SMU Science and Technology Law Review


Around the world freshwater is increasingly scarce, and Texas is no different. Texas continuously operates at a shortage, where freshwater supply cannot meet demand. Projections show that this deficit will increase over the next decade, which would cause billions of dollars in losses for the Texas economy. But Texas is in a unique position to correct its water problems and take corrective measures to avoid such losses. Innovations around hydraulic fracturing in the oil and gas industry, namely recyclable “produced water” and the burgeoning “water midstream” sector will play an important role in remediating Texas’ freshwater scarcity concern. Furthermore, the technological advancements in recyclable produced water, combined with an effective business model and operational infrastructure of the water midstream sector, would generate a consistent source of freshwater for industrial, manufacturing, and agricultural uses that will mitigate the strain on natural freshwater sources.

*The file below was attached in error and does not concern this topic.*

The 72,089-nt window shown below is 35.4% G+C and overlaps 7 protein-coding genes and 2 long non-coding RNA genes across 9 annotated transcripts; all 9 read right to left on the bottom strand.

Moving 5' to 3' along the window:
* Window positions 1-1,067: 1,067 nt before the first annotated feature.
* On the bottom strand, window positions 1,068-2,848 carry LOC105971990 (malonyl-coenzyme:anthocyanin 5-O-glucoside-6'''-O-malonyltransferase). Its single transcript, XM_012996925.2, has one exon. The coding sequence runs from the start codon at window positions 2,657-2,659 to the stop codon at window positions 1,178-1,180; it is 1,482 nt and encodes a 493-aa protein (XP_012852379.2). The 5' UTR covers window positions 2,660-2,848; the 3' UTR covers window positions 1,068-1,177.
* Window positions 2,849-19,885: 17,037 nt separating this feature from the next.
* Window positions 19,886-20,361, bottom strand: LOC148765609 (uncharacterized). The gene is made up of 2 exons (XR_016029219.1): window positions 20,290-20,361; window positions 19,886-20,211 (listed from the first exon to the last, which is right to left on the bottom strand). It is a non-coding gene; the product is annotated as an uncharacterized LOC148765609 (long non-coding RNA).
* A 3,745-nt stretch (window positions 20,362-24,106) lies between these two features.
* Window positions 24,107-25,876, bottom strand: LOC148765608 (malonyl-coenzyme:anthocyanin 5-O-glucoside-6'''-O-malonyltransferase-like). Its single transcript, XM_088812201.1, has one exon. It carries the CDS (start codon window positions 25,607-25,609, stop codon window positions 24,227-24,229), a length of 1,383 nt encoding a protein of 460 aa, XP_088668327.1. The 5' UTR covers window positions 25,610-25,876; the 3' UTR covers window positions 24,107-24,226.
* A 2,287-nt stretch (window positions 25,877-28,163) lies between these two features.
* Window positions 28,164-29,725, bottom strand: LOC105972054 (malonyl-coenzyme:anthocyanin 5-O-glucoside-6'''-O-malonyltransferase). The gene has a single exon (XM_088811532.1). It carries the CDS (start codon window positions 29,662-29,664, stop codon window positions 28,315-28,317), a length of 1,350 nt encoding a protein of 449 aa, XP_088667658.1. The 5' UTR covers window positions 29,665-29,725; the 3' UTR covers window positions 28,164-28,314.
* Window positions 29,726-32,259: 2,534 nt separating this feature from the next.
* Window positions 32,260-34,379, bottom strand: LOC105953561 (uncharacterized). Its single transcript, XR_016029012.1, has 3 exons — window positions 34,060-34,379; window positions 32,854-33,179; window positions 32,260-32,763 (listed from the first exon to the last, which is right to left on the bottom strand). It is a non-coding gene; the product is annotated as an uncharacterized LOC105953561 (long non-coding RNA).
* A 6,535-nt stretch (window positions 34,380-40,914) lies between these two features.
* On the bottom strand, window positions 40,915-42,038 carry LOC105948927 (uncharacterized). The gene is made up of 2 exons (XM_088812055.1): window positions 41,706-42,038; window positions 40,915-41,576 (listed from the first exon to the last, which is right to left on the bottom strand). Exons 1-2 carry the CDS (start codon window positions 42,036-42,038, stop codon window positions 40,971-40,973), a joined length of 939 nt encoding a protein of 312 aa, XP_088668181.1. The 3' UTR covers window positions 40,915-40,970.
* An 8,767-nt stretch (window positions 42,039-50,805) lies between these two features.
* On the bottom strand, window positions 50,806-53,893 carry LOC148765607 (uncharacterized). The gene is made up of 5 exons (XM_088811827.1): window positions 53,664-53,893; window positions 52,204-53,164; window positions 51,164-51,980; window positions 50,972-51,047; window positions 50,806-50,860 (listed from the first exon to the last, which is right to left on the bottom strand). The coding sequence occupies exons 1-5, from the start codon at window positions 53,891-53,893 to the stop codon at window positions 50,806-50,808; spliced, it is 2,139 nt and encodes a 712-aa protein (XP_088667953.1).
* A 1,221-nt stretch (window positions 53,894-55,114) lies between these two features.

Private actors continue to fund and build facilities to gather, recycle, and distribute produced water; but there are barriers to expansion of these systems. While the private sector has a foundational blueprint to utilize recyclable produced water, there are business, legal, environmental, and regulatory concerns that must be addressed by the Texas government to pioneer a sustainable water future that will greatly benefit Texas’s economy and residents. The Texas government must adopt a proactive approach to this unique freshwater source and develop new water management systems.



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